Cilantro has had some great cocktail lists in recent years and this winter’s selection of exotic libations with a tropical bent is no exception. Aptly dubbed “Into the Wild,” the list features a No Speak Americano with Aperol, Punt e Mes and a black-tea-anise syrup; a Stray Greyhound with grapefruit juice, Punt e Mes and rosemary syrup; and a Lion Around with Lillet, vodka, gin and dandelion honey wine, among others.
But it’s the Pachamama, whose name references the Incan fertility goddess, that got my attention. It’s a gin-lemon-sugar drink that’s elevated with black walnut bitters and an absinthe rinse. Then, it’s served quite flamboyantly with a flaming sprig of thyme, as if it’s an offering to Pachamama herself. To achieve this dramatic flair the thyme has been soaked in Green Chartruse, which helps it flame awhile.
When it’s safe to drink the overall effect is a slightly smoky, very herbaceous cocktail that’s just right for any drinking altar (like a bar). If you don’t finish the whole thing they’ll throw you into the volcano, so drink up!
This gin-based cocktail is simple yet surprisingly complex.
- Absinthe rinse
- 2 oz The Botanist gin
- .5 oz lemon juice
- .5 oz simple syrup (1:1 sugar to water ratio)
- 3 dashes black walnut bitters
- Garnish: Thyme soaked in Green Chartreuse
Method: Soak a sprig of thyme in Green Chartreuse. Rinse a martini glass with absinthe. In a cocktail shaker, combine gin, lemon juice, simple syrup and bitters with ice. Shake, then strain into the martini glass. Remove thyme from Green Chartreuse, set afire and place atop the glass. — Recipe courtesy Cilantro
It’s true the Negroni is an acquired taste. At first sip many react with bitter beer face; that is to say, they scrunch up their noses and pucker their lips and wonder what exactly they’re supposed to love about a drink with equal parts gin, vermouth and Campari (an orange-flavoured, bitter Italian aperitif). Let the ice melt a bit and have another sip. You may not be won over immediately, but the longer you entertain its bittersweet taste, the more you will like it. Trust me on this.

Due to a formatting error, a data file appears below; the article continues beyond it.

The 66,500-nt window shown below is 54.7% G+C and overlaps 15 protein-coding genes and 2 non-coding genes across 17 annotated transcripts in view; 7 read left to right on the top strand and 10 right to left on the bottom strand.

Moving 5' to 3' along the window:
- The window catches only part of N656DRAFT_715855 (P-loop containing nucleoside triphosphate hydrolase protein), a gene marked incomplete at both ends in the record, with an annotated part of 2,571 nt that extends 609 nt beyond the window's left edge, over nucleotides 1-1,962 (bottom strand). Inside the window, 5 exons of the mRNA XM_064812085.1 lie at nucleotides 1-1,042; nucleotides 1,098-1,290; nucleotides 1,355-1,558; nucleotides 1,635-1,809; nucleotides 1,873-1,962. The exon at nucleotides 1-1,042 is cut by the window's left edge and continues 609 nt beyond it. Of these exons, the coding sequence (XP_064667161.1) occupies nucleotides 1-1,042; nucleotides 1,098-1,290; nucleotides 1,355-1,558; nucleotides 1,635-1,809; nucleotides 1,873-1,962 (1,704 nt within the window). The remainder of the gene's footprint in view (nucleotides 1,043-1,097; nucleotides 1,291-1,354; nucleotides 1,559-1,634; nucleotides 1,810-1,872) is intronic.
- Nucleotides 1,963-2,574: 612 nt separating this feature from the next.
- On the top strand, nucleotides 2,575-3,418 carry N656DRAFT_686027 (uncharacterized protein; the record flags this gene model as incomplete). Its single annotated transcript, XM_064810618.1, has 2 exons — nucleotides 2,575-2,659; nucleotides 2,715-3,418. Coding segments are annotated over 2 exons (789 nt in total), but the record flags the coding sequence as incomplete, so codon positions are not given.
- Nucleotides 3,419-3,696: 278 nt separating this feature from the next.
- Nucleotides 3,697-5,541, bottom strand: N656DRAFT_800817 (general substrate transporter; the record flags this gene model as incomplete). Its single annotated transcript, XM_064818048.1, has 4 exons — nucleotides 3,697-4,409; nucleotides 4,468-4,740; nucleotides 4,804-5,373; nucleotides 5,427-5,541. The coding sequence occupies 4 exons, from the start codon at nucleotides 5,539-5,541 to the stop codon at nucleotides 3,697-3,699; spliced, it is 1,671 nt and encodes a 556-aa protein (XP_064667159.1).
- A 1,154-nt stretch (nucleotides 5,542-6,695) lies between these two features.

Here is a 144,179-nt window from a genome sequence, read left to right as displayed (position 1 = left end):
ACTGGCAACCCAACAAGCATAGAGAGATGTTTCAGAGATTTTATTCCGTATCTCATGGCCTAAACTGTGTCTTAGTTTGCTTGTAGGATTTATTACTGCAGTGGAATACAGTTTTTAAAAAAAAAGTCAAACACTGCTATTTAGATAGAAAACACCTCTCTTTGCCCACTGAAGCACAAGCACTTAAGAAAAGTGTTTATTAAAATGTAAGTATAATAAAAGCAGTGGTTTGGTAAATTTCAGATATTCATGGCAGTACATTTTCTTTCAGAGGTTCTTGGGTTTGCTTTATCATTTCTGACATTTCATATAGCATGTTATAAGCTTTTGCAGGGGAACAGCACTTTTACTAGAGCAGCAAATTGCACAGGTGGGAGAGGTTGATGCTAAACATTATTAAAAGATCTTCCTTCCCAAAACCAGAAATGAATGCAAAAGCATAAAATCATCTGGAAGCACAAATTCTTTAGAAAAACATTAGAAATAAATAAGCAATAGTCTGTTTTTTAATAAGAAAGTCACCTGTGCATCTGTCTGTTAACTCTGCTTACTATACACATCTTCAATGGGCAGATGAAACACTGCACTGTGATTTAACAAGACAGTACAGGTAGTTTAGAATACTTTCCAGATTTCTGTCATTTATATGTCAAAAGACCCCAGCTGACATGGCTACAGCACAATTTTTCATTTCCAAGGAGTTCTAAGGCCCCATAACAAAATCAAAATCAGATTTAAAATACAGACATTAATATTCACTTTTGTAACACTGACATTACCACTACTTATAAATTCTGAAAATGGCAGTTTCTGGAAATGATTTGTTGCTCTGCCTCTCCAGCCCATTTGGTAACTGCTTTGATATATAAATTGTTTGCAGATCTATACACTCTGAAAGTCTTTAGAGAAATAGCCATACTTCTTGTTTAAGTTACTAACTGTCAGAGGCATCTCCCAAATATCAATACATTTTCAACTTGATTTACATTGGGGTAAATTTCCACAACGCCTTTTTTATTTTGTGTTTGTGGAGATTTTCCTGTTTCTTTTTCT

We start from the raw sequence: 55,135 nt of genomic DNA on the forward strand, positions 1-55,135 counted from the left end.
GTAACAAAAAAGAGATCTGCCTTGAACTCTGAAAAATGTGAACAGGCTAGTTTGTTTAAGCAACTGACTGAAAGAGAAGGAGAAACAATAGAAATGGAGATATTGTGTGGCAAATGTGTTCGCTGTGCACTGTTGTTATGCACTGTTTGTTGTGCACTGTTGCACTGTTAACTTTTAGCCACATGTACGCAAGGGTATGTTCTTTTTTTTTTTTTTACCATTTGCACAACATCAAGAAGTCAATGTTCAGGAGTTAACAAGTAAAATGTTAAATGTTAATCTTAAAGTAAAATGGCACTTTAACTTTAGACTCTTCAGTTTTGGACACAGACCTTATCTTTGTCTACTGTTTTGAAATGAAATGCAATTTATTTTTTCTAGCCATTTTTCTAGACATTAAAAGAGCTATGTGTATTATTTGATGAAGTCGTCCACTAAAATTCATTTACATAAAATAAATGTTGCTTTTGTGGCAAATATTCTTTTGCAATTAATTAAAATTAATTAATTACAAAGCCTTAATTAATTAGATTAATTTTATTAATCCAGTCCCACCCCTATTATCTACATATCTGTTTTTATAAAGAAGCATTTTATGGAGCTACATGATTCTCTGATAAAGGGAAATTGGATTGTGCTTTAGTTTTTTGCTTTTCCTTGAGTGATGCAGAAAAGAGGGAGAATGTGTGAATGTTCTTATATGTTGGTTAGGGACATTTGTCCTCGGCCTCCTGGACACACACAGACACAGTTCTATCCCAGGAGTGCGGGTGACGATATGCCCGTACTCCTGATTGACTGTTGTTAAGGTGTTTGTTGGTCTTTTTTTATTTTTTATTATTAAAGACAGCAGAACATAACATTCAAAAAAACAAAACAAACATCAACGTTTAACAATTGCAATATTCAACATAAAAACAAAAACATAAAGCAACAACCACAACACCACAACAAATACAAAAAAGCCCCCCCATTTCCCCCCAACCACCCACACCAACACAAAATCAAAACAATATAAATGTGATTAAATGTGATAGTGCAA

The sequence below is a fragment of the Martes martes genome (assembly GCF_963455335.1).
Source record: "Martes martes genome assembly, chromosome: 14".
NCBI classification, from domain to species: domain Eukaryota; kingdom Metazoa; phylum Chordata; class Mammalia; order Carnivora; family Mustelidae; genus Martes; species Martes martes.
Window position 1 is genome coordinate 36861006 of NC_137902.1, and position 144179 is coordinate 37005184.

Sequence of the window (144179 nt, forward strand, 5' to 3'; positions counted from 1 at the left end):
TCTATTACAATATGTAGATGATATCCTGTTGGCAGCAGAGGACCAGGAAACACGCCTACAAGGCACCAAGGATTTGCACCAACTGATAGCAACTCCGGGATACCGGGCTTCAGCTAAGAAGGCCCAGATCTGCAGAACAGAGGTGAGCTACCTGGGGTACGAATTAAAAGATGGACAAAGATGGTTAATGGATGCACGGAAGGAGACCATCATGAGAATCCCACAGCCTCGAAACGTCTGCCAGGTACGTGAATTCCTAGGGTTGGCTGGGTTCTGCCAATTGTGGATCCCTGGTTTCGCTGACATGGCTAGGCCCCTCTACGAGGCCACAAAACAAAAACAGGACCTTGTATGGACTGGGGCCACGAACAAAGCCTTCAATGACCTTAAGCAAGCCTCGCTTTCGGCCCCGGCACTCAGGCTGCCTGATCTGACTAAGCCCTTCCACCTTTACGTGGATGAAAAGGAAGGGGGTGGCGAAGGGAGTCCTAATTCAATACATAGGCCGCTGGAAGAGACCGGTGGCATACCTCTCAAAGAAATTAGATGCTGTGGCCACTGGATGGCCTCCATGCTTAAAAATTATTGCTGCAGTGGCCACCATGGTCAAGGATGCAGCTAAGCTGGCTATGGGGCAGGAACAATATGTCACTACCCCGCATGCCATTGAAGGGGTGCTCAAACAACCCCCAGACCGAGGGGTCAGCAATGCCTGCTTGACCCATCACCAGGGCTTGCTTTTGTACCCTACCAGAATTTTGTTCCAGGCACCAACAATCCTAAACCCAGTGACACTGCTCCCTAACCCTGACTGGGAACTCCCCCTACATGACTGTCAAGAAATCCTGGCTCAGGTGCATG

Try one of Cilantro’s six twists on the Negroni during Negroni Week, on through June 8. Image courtesy Cilantro, a Canadian Rocky Mountain Resorts restaurant.
Whether or not you like them, you’re kind of obligated to try one this weekend because it’s Negroni Week through June 8. If traditional Negronis aren’t your thing, head over to Cilantro and check our their Negroni menu. Bartender Dominik Aschauer has created six twists on the classic drink. There’s his award-winning Cynar Flip, with Cynar Bitter, cardamom tonic and a rich egg custard, or sip on the Di Dieri, a champagne cocktail with hints of Campari and vermouth. Even the almost-classic Count Negroni (see recipe) strays from the traditional concoction with the addition of a single juniper berry and a dash of orange bitters. In the words of the menu, “Classic cocktails are so 2009.”
As part of Negroni Week, Cilantro is donating $1 to the Mustard Seed for every Negroni sold. If you still can’t get your head around the Negroni and its bitter brethren, suck it up and swallow it down. It’s for a good cause!
- 1 oz New Deal Gin
- 1 oz Carpano Antica Vermouth
- 1 oz Campari Bitter
- 1 Juniper Berry
- Bitter Truth Orange Bitters
Method: Crack juniper berry into a mixing glass. Add other ingredients with ice into mixing glass and stir until chilled (approximately 30 seconds). Strain into rocks glass with large ice cube. Garnish with a flamed orange peel over the cocktail, rim glass and toss in orange peel.
— Recipe courtesy Cilantro